Some people like it because then it forces teams to more utilize their benches and use pinch hitters for the pitcher spot. Personally I don’t like it because you are looking at 500 pa a year that the pitcher is taking up, and most pitchers are useless with the bat.
I’ve never really understood why people think that utilizing your bench is so exciting. Who wants to see bench players come in to sub for an even worse hitter?
People who like the thinking behind managing a game.
There’s plenty of managing that goes on with a close game in later innings in the AL if you’re thinking about pinch runners or lefty/righty matchups. Sure there’s no double switch, but you also don’t have to watch the pitcher hit.
I don’t mind the pitcher hitting. They aren’t the guarantee out people make them out to be and I enjoy small ball. Bunting runners over etc.
It obviously has nothing to do with the actual hitting. I find the strategy involved to be interesting. Do you pull your pitcher in the bottom of the seventh because you’re down 2-1, even though he’s been cruising since a couple runs in the first? Do you construct your roster differently because you know you’re going to need those pinch hitters, and extra relievers for the same reason?
I also don’t like the idea that you get to hide a hitter who can’t field in the lineup. If you’re on the field, you should bat; if you’re not on the field, you shouldn’t bat. I don’t understand how “well you’re a terrible hitter and I’m a terrible fielder, if we could only do half of our jobs we’d be like one really good player!” can engender a rule. Got one of those monster hitters who doesn’t even know how to get a glove on? Too bad, you have to find somewhere on the field to stash him.
I DO believe the rule should be consistent between leagues though, regardless of which way it breaks.
The Rockies had Giambi for a couple years who was a pretty miserable fielder. Matt Stairs found jobs on NL teams for a few years after his fielding days were long gone too.
Which are a few exceptions that don’t prove the rule. But there aren’t a ton of AL DH’s who can’t take the field when needed either. DH only players have gone out of style, which is why Kendrys Morales can’t find that elusive 40 million dollar deal.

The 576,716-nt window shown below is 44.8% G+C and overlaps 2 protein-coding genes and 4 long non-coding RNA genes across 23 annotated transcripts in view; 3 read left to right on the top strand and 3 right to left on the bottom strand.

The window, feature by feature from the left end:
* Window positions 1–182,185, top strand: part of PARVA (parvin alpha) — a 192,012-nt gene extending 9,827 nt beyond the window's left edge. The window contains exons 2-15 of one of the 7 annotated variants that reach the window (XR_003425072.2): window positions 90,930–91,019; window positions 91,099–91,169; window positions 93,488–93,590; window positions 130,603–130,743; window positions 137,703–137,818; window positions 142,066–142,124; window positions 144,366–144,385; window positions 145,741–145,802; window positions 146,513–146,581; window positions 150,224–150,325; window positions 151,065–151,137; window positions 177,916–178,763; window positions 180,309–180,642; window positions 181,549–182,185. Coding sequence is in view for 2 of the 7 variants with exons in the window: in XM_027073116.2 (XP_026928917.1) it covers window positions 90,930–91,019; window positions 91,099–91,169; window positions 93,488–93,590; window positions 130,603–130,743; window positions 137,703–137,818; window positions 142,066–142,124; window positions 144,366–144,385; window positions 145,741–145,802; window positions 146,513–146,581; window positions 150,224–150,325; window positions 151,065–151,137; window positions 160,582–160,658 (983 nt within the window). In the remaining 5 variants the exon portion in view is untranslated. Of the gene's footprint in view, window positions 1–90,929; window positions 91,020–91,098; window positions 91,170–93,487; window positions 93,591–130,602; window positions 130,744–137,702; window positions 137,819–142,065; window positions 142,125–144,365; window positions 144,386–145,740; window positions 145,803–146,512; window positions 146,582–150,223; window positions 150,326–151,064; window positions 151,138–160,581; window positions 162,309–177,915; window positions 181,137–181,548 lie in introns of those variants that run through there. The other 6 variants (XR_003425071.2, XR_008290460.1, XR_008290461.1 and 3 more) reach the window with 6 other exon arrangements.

Same goes for carrying extra pitchers/positions players especially when you have to consider whether or not to lose a player to the 15 day DL who might just need a couple days rest. Sure there’s the question of whether or not to pull the pitcher, but that’s less exciting when he’s being pinch hit for by a guy who really isn’t a great hitter either in most cases.
It was for almost 100 years and it would not have been a problem ….until the AL regressed to 1968 numbers in 1972 and offenses were averaging barely 3 runs a game that year in some cases.
The only reason to have the DH was so to increase offense. They had many good hitting pitchers.. because hitting was still an important part of a pitcher’s work. But it was never about worrying if the pitcher hurt himself swinging the bat or running the bases. Ken Brett, Bob Gibson, Drysdale, Tony Cloninger, Rick Wise were some pitchers off the top of my head who could hit better than some hitters today that play…especially at SS….where hitting has become a back seat again to defense.
Besides it was not the DH that helped the AL become a better offensive league…. they still lagged behind the NL in Runs Scored on Avg and HR… until 1977…when expansion hit the AL Only and pitching was diluted even more than after the 1969 expansion.
I would claim Wang off of waivers if given the opportunity. He’s 21.
Let him figure it out and then send him down next year to complete his development.
K-Rod is one of the best relief pitchers of all time
Matt Garza injured? that was totally unexpected, nobody could have foreseen that..
Doug Melvin is in a tough spot with Wang. Roenicke made his thoughts known when he said he had an idea what to do with Wang, but it wasn’t his decision. As skipper I see needing that roster spot for an experienced arm in the bullpen.